I took one creative writing class in college. It happened to also be the term at the end of my two years of Spanish (which I struggled with), and while I was running for President of our student body. I wrote a TERRIBLE story. It was my first actual attempt at starting a story from the beginning, and I had no idea what I was doing. Plus there was a due date. When I met with my instructor, I was daring enough to confess my secret dream — the first person I’d ever told where my heart wanted to go — and she told me to keep working at it. Keep working and working and working. To write all kinds of things, and know that it would be long years before I wrote anything good.
I’ll repeat that for you, because this instructor gave good advice. Admit and know that as you learn your craft you will write badly. You will write terrible stories, and you’ll write them terribly. It is all part of learning, and if you’re not brave enough to see that much of your bad work on the page, move on to something easier. Entertaining with words isn’t easy. It’s a learned craft, and you’re in for years of training.
Four years later, I picked up the pen for real and for good. Yes, I spent some of the intermittent time smarting from that terrible story and my complete lack of writing aptitude in that creative writing class … wounded by embarrassment, and my own silly pride. But I also earned two degrees, so I was busy. 🙂 At the end of graduate school, while I was finishing my research project and part-time employed as an economic researcher on campus, a character took hold of me and PULLED.
…That was it. I was done pretending I could be something other than a writer. Or at least, done pretending I could somehow outgrow the dream to be a writer. Somehow mold myself into a more normal and steady existence. I tried. (Really, dear husband, I tried.) But there are things waiting to be said, things that have to get out of me. I am a writer. I began to OWN IT.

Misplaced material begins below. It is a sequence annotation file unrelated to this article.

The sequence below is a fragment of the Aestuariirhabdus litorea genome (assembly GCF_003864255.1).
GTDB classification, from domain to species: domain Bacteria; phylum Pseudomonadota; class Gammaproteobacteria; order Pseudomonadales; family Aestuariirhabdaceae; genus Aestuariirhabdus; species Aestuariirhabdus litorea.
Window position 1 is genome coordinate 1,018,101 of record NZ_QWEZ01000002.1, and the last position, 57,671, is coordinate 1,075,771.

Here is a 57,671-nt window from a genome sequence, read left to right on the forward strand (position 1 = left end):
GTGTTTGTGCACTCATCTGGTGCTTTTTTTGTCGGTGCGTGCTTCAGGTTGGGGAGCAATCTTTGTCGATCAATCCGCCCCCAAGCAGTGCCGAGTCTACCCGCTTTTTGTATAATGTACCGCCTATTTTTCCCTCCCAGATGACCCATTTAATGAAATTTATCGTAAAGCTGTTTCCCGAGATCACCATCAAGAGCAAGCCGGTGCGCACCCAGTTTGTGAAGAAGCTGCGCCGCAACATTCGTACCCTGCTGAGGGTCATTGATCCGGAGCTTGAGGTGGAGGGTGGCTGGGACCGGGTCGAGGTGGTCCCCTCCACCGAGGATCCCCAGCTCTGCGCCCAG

That novel is long, and a mess. I wrote it over the course of three years, while also establishing myself in my day job as a government economist. I carved out places in my week to write, and I worked and worked at that book. I loved that book intensely. It is something. I still love it. It is in no way publishable.
By the end of that three-year stretch, other stories had begun to call for my attention. Some had beginnings years back, with a jotted note or page in one of my still secret notebooks.
Right about then, at the end of 2007, I suffered a loss of my first pregnancy, a miscarriage. In those wounded days and weeks, I found I needed something fresh, something fun to get lost in. And in the months that followed I wrote Tribute, and began what would become the Children of the Sidhe fantasy romance series I’ve finally finished in 2014. It was a freedom project. No cares about whether anyone would like it. It was for me. And what spilled onto the page was full of beauty. It was fun, and sparkling, and lovely. I knew this was the work I’m meant to do.